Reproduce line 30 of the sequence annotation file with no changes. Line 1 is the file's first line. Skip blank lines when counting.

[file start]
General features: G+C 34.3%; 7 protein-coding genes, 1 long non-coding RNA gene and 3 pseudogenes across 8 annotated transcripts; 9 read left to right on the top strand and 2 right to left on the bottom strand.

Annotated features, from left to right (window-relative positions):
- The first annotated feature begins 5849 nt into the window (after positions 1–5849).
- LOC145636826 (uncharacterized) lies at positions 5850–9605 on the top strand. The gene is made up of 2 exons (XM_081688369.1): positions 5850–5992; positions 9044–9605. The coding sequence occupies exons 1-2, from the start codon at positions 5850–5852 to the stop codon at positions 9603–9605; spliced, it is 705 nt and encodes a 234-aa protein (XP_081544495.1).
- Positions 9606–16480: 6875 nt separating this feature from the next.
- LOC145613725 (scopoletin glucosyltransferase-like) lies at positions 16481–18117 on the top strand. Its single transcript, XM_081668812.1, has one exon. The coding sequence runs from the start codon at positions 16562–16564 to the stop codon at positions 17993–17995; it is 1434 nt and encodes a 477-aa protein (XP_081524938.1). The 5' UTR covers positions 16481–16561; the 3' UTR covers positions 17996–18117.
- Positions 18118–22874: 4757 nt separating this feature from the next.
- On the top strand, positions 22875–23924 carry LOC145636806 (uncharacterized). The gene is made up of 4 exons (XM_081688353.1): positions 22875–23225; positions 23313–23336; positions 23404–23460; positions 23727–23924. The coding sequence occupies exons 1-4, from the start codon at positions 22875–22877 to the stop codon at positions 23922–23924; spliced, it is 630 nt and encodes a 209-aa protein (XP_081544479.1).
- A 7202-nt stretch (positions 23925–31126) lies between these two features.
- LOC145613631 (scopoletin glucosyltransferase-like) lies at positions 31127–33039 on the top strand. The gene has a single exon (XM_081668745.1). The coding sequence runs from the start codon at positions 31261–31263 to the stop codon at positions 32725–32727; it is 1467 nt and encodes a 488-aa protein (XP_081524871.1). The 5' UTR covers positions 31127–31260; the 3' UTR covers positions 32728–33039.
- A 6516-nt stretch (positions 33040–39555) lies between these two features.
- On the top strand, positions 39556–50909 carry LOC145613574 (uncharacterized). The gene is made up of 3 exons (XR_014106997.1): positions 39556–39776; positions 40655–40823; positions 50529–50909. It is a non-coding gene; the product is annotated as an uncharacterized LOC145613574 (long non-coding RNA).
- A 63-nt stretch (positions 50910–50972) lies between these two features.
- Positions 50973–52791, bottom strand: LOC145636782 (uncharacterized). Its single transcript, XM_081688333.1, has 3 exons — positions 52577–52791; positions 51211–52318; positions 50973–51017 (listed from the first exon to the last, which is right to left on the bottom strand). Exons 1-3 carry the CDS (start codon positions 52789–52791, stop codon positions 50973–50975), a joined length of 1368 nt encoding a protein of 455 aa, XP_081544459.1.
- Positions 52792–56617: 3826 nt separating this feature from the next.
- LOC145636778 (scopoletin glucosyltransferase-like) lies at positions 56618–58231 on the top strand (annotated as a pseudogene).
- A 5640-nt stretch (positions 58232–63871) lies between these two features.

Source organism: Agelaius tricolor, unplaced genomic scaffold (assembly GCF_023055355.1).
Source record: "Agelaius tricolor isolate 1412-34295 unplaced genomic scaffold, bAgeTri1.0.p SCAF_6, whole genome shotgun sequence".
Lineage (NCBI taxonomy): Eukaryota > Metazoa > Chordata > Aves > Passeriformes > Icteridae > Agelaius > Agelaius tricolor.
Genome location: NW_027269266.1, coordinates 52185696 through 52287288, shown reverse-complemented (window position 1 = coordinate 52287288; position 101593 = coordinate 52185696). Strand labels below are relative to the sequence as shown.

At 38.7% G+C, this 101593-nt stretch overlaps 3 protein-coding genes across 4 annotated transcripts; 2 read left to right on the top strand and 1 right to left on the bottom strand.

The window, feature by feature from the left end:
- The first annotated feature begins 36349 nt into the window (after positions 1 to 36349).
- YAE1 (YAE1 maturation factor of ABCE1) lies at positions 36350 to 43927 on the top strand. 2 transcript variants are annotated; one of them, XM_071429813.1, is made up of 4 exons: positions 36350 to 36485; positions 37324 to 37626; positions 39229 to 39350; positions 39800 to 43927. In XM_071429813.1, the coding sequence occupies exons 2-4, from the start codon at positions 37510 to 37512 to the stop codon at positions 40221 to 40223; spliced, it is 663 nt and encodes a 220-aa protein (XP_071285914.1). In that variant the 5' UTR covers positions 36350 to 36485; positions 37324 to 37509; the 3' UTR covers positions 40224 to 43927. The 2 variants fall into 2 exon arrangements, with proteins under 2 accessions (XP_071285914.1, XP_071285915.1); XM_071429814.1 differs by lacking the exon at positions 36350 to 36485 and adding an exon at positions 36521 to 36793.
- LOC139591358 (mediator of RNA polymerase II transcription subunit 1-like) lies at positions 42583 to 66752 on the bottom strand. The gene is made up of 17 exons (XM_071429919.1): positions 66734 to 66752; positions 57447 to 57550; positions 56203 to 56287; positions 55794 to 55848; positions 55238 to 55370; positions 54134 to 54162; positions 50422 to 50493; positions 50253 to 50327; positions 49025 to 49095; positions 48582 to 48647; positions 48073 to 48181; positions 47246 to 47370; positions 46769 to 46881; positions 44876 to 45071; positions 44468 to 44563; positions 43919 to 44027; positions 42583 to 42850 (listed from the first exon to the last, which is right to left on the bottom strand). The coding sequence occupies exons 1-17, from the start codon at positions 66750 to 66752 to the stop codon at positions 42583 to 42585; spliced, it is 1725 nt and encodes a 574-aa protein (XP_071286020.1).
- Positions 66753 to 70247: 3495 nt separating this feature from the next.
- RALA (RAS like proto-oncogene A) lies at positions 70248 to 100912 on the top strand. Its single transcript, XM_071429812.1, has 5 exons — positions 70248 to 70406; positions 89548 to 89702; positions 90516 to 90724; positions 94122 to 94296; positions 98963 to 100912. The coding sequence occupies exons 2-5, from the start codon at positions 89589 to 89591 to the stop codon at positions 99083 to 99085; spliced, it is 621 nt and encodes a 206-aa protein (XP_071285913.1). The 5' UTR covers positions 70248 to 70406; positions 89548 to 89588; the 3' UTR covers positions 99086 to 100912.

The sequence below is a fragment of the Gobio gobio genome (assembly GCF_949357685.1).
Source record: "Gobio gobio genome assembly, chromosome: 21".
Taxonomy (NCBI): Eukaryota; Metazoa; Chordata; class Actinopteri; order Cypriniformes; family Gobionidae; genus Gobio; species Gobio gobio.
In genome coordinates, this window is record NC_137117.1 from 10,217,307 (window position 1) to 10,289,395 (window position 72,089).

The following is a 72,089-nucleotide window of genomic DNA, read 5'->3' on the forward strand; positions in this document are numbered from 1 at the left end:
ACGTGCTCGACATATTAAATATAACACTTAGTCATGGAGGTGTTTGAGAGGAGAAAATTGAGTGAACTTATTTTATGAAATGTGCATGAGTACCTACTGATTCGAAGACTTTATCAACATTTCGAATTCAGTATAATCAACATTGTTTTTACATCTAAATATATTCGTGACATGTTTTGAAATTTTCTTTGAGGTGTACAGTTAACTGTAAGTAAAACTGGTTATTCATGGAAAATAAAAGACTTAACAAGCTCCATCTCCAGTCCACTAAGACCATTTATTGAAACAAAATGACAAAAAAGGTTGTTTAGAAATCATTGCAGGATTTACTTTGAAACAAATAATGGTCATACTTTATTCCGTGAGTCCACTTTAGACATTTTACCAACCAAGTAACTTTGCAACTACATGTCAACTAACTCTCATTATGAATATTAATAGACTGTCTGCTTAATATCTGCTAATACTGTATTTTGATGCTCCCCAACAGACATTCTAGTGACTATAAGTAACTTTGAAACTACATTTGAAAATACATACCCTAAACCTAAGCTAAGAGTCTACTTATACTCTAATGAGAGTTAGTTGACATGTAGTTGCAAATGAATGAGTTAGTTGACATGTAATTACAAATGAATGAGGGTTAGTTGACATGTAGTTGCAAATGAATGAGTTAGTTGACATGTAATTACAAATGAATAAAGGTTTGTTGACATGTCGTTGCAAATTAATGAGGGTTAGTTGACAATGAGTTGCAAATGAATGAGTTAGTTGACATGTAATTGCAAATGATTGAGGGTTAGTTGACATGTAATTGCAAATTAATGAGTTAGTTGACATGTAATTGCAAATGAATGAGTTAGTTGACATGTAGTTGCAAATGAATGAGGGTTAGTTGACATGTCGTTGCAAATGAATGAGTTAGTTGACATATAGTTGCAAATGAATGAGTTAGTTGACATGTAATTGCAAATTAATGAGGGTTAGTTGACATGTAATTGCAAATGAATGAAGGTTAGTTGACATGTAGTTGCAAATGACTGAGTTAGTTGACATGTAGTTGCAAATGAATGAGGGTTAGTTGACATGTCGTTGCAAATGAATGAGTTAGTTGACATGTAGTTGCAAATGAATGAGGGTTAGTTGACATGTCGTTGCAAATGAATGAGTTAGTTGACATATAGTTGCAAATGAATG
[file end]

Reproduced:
Source record: "Gobio gobio genome assembly, chromosome: 21".